SALT LAKE CITY — The angle was wrong. Jake Hobbs knew it.
The 22-year-old was attempting a triple front flip at an indoor trampoline park in Provo when, instead of landing safely in the foam pit, he smashed headfirst into the cement corner.
Hobbs woke up in the hospital the next morning with a cracked skull, broken collarbone, broken shoulder blade and three broken ribs.
As an avid snowboarder, wakeboarder and athlete, Hobbs is no stranger to sports injuries.
"I went in knowing I could get hurt," he said. "Obviously, I didn't expect that to happen."
Trampoline parks are popular among teenagers, CrossFitters and Ninja Warrior trainers alike, but parents may want to take caution before jumping on this bandwagon, according to a study published Monday in the journal Pediatrics.
Using data from the National Electronic Injury Surveillance, researchers found that emergency room visits for trampoline park injuries ballooned from just 581 in 2010 to 6,932 in 2014.
Over that time period, the industry has grown from about three-dozen trampoline gyms to 280, according to the International Association of Trampoline Parks.
The researchers from Connecticut Children’s Medical Center called the trend "alarming” and recommended that trampoline park workers improve safety strategies as the industry grows.
“Trampoline use carries significant risk of injury to children, and trampoline parks are no exception,” they wrote.
But park owners defended trampoline jumping as safer than activities like football and skiing, and said the study unfairly tarnishes a new industry.
"It's a high-risk activity, but it's not as high-risk as people think," said Ashton Goodell, spokeswoman at Ogden-based Get Air Sports, which operates in 50 locations around the world and was one of the first trampoline parks in the country.
Trampoline injury rates — at 32.8 hospital ER visits per 100,000 people — are much lower than injury rates of popular sports such as football (124.3) and basketball (164), according to the 2014 National Electronic Injury Surveillance System. But compared with activities like volleyball (16.5) and hockey (16), trampoline jumping appears more dangerous.
Still, that data is of limited use because it’s hard to measure how much exposure kids are getting to each sport. Football, basketball and bicycling — among the most popular kids' sports — also have the highest injury rates.
Goodell said trampoline parks are continuing to raise safety standards. To that end, Get Air Sports has raised its ceiling heights, banned extra-bouncy trampolines and separated the play areas for younger and older children.
“We care tremendously about safety,” she said. “It’s all we ever talk about.”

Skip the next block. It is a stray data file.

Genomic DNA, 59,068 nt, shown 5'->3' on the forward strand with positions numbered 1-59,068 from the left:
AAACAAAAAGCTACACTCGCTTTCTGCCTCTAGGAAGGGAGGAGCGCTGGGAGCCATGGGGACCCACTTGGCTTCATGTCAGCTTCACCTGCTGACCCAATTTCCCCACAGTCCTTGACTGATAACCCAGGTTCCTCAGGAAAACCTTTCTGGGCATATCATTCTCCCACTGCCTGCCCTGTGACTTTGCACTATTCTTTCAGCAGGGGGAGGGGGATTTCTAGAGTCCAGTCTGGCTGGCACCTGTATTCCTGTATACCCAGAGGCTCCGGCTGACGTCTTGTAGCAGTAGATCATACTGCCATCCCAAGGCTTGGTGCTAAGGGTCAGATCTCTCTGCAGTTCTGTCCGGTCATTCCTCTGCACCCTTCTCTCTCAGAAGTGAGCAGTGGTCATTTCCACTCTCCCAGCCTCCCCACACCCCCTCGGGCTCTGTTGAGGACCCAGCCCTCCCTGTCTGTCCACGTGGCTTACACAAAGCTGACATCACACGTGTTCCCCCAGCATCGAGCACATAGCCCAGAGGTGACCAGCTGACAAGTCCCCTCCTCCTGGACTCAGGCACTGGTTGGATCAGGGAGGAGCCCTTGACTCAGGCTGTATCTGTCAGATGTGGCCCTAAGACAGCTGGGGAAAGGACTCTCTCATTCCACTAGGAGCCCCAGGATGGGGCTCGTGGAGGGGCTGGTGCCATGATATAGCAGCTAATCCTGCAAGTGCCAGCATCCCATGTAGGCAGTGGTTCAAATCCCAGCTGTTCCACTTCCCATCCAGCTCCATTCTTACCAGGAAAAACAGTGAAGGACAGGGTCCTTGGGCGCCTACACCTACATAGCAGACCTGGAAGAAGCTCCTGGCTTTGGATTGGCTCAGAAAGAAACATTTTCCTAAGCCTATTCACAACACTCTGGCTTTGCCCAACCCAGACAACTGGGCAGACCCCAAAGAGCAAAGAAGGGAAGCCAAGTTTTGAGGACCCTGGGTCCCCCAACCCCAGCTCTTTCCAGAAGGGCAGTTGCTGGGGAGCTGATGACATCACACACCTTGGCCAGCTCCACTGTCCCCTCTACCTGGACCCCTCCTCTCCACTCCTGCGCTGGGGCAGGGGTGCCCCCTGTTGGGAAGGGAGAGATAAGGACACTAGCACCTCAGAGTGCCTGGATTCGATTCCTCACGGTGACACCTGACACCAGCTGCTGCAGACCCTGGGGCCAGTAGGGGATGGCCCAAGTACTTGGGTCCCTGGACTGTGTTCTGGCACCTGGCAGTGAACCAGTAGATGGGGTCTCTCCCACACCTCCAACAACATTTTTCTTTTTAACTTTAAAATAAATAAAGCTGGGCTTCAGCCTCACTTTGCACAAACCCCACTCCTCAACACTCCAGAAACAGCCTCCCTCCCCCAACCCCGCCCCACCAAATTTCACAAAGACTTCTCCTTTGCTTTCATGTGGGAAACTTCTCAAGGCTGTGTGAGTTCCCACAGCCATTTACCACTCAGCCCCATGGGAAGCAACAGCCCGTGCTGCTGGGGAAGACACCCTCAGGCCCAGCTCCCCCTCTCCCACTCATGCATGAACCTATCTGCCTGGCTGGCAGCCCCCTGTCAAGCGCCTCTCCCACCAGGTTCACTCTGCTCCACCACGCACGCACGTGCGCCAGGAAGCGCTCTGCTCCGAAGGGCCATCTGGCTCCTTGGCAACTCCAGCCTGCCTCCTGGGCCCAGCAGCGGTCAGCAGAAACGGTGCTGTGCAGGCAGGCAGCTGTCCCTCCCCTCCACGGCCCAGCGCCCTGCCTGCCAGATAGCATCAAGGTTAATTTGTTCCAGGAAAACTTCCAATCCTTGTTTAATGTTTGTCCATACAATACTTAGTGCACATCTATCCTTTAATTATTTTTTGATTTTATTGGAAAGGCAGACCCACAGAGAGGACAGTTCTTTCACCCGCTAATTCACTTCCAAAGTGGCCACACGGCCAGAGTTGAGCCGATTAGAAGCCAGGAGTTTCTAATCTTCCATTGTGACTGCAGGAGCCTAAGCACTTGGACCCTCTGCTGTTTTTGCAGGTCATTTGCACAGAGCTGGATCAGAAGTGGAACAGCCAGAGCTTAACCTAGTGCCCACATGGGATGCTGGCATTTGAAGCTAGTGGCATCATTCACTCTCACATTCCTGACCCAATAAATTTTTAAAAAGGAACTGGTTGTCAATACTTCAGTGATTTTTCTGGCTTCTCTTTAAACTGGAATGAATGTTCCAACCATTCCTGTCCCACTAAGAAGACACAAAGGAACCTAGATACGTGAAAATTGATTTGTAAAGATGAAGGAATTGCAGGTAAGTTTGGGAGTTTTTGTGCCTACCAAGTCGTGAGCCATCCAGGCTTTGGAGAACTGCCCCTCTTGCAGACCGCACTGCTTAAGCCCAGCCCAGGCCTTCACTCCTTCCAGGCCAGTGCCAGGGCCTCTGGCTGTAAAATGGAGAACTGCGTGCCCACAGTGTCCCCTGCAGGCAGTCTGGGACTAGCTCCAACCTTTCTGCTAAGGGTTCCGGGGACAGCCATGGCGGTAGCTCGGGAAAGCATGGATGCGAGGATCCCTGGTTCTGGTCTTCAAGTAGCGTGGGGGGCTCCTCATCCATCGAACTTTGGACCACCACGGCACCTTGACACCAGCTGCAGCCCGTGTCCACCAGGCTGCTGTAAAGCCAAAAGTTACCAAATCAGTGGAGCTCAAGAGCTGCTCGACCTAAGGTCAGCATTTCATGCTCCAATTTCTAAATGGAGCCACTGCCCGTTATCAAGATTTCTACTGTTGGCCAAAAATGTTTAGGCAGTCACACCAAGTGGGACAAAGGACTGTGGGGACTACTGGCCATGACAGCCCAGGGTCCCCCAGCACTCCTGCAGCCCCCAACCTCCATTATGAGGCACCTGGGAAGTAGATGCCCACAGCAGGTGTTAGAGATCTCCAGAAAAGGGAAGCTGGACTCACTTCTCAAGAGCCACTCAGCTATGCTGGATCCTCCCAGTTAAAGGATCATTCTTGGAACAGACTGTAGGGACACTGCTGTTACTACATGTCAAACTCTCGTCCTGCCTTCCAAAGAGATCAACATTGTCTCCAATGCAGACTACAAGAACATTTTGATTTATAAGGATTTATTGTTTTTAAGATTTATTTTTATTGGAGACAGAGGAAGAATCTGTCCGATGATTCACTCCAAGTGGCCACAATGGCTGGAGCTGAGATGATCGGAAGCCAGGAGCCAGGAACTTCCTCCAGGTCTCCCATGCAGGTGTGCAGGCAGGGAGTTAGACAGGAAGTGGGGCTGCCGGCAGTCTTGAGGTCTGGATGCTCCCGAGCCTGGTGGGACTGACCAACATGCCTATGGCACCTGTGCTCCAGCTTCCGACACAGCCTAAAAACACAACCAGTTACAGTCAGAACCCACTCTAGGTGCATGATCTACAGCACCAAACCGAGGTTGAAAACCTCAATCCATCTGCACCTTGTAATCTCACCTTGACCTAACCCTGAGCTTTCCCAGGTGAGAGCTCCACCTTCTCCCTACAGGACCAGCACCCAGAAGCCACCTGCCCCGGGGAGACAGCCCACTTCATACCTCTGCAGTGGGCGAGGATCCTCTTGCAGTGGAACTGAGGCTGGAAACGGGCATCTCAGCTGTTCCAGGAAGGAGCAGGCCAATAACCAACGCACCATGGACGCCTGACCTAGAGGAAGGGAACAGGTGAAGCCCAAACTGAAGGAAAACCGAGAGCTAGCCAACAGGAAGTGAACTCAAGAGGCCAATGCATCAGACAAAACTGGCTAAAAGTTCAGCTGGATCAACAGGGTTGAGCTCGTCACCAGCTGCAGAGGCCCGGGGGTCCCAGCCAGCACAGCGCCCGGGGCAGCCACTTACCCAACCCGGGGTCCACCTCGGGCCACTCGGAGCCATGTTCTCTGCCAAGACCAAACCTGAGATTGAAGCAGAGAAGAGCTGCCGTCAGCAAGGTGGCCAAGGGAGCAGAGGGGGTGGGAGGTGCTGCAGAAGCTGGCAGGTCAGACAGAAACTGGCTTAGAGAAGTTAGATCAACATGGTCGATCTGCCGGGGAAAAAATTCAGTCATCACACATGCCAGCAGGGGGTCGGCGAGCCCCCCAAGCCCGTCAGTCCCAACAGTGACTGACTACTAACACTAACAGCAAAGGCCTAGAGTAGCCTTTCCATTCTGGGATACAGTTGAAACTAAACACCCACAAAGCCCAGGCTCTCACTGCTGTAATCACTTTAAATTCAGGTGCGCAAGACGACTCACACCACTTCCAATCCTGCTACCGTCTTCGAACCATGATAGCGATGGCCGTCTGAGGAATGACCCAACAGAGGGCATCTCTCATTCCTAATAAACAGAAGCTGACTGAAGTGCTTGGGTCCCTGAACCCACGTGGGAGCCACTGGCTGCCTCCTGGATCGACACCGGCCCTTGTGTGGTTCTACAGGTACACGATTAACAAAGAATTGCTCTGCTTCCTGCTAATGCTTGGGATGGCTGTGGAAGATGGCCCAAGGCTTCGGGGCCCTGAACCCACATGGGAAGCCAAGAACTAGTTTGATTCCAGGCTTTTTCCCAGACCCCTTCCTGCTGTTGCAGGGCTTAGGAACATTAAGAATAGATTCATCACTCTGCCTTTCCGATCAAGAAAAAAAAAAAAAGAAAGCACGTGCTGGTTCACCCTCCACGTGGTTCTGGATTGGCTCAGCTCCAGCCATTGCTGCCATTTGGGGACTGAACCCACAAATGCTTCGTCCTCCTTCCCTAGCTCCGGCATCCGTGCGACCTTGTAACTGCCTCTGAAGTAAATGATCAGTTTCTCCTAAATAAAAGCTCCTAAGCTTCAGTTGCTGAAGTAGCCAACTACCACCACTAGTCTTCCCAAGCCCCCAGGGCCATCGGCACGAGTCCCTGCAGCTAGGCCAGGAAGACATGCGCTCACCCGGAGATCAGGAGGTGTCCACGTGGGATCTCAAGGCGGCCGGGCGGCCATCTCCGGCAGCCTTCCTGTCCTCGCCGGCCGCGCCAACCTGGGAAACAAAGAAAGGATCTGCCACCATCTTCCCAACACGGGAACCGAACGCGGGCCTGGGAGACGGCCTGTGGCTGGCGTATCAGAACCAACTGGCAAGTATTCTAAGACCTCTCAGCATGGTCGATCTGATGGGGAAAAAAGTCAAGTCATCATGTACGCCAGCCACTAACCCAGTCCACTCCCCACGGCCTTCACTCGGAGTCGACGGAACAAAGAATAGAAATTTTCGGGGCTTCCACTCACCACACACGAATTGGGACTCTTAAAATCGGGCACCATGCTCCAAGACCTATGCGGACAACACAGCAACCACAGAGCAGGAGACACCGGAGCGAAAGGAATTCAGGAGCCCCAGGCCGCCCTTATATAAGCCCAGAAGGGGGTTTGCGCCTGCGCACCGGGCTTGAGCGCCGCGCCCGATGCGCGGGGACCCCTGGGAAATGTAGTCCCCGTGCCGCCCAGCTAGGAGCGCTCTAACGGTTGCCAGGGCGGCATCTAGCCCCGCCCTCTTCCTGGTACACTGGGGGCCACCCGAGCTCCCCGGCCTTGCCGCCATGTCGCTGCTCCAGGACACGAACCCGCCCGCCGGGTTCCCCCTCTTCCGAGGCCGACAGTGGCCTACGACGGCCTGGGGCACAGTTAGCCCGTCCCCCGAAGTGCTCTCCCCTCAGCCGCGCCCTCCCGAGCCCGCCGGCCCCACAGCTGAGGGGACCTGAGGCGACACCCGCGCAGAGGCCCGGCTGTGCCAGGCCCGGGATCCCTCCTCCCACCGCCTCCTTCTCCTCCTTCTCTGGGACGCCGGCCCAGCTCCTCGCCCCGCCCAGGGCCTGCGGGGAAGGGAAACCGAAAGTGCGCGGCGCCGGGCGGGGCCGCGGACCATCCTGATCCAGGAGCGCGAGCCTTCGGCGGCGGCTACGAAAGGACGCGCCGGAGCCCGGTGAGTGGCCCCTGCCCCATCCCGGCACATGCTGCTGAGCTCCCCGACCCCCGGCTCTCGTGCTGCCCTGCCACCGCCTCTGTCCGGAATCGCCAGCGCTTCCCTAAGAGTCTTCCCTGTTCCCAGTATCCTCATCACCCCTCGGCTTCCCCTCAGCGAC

But as trampoline parks have grown bigger and more creative — adding activities like rock climbing, obstacle courses and dunk courts — that hasn't always been met with attention to safety, according to Chris Steele, owner of the Wairhouse Trampoline Park in South Salt Lake.
When Steele was touring trampoline parks around the country in hopes of starting his own, many of the facilities "just took your money and let you loose," Steele said. "We try to do a much better job than that."
Steele said he imposes stricter rules than other trampoline park owners, including no more than one person per trampoline and no special flips. He encourages parents to jump with their children at the trampoline park, but not on the same trampoline.
That last one is because many studies have shown that injuries occur most often when multiple people are using the trampoline at the same time — and the smallest participants are far more likely to sustain injuries than bigger peers.
“It’s probably cost us some business because folks come in and they complain that our trampolines are too small,” Steele said. “That’s for a reason.”
Trampoline parks now account for more than 1 in 10 trampoline injuries a year, according to the study, even though home trampolines continue to make up the majority of trampoline injuries.
Compared with getting injured at home, accidents at trampoline parks are more likely to involve dislocations, lower extremity injuries and warrant hospital admission, the study found.
Hobbs doesn't blame the trampoline park for his accident, although he said that trampoline parks should add thicker padding to their walls and barriers.
He warned other adventure-seekers to be aware of the risks, however.
"Almost every time I go, someone at least sprains their ankle pretty bad," Hobbs said. "I think sometimes people go into there not realizing that."
He added: "Like any extreme sport that you do, you do it knowing you could get hurt."